Mike Pence's office takes rare step of publicly denying he was author of New York Times op-ed amid wild speculation

  • Vice President Mike Pence’s office on Thursday denied that he wrote a controversial New York Times op-ed written by an anonymous senior Trump administration official.
  • “Our office is above such amateur acts,” Pence’s office said in a statement.
  • Some theorised the vice president might be the author given the op-ed included a word he’s been known to use in speeches: “lodestar.”
  • The anonymous op-ed claims there’s a “quiet resistance” against President Donald Trump within his administration.

Vice President Mike Pence’s office on Thursday denied that he wrote a controversial New York Times op-ed written by an anonymous senior Trump administration official.

“The Vice President puts his name on his Op-Eds. The @nytimes should be ashamed and so should the person who wrote the false, illogical, and gutless op-ed. Our office is above such amateur acts,” Pence’s chief of staff, Jarrod Agen, said in a tweet.

The anonymous op-ed, which was published on Wednesday, claims there’s a “quiet resistance” against President Donald Trump within his administration. The author slammed Trump on an array of issues, from trade to foreign policy, and accused him of undermining America’s democratic institutions.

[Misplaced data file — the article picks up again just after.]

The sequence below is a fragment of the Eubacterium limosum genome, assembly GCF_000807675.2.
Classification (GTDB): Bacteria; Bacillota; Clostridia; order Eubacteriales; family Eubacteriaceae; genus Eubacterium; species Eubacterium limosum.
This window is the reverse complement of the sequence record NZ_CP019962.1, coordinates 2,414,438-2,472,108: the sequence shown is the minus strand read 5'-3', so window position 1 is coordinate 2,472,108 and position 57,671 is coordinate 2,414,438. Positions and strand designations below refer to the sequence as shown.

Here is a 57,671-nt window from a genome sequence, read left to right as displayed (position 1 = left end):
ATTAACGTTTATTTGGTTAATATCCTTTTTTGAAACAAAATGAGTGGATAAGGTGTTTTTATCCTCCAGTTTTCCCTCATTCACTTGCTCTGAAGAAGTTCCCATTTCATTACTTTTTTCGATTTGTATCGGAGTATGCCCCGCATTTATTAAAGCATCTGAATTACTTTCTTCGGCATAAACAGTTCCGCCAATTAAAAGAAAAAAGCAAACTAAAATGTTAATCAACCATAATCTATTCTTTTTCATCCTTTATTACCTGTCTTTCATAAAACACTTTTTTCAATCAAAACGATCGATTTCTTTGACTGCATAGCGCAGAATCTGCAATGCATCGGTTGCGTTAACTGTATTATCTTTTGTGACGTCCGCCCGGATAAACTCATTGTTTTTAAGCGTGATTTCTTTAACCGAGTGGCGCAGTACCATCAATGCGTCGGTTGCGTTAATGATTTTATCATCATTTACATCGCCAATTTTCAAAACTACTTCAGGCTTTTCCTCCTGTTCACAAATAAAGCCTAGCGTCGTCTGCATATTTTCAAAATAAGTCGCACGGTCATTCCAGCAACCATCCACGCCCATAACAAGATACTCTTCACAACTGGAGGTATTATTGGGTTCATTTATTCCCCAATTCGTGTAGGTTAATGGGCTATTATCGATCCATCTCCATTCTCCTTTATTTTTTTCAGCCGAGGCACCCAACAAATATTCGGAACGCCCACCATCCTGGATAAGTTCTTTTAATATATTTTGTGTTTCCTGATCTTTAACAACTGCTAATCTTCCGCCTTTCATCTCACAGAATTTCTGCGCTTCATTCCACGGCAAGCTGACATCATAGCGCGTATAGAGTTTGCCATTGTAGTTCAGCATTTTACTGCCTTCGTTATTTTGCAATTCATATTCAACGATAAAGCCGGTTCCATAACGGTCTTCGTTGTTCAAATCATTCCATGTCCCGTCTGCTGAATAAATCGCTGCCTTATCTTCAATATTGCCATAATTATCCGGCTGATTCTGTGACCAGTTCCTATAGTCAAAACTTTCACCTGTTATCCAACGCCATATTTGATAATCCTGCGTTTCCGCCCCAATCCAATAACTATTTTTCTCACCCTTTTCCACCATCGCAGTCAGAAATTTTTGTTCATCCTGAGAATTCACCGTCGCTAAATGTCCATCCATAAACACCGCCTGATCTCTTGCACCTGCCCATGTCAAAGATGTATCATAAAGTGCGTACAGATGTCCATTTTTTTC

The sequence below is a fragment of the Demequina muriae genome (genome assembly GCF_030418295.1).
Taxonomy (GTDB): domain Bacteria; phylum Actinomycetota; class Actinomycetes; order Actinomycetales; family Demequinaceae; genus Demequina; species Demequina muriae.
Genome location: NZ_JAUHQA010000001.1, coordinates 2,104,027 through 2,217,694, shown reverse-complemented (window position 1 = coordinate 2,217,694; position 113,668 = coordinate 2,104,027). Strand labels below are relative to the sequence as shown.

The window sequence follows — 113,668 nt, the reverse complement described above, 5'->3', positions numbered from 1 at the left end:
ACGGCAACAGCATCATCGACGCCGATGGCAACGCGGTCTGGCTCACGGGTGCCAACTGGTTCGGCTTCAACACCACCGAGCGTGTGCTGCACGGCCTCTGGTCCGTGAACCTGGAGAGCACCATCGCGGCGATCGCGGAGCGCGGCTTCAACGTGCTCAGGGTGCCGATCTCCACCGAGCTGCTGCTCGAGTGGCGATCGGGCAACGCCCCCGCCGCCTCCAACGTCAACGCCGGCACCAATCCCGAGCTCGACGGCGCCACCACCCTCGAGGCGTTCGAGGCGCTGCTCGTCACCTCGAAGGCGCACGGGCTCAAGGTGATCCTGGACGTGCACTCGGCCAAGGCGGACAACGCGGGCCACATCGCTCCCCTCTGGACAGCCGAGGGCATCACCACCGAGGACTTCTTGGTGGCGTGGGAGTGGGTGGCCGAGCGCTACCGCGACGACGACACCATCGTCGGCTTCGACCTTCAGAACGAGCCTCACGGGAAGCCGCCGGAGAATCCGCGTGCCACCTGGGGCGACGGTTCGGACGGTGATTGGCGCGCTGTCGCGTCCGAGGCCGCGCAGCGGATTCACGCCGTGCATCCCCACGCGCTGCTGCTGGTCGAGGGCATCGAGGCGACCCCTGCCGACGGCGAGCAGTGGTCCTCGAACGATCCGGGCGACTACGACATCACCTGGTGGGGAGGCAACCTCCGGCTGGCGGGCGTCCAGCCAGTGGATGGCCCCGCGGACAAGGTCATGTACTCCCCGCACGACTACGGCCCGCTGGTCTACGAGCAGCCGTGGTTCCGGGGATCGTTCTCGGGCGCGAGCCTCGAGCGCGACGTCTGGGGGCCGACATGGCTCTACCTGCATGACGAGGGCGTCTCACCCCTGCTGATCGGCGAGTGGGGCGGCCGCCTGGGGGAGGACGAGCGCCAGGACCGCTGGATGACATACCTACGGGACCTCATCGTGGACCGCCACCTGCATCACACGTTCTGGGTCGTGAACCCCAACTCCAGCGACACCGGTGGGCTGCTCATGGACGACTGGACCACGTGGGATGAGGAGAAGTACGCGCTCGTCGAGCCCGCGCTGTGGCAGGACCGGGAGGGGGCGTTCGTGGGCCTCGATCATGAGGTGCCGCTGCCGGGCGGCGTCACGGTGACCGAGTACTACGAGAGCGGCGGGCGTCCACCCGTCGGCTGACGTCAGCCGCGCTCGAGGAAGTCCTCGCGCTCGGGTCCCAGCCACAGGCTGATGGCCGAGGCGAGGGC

After the op-ed was released, many in the media began speculating who might’ve written it.

Some theorised the vice president wrote it due to the inclusion of the word “lodestar,” which has been employed by Pence in a number of speeches.

But Pence has been known to be deferential to the president, leading many sceptics to dismiss the notion he was the author.

Secretary of State Mike Pompeo has also denied writing the op-ed.

“I come from a place where if you’re not in a position to execute the commander’s intent, you have a singular option, that is to leave,” Pompeo told reporters on Thursday during a visit to India.

Pompeo added that the op-ed must’ve been written by a “disgruntled deceptive bad actor.”

As of Thursday morning, the only people who know the author’s true identity were a small group of editors at The New York Times.

And later on Thursday, Dan Coats, the director of national intelligence, also denied writing the op-ed.

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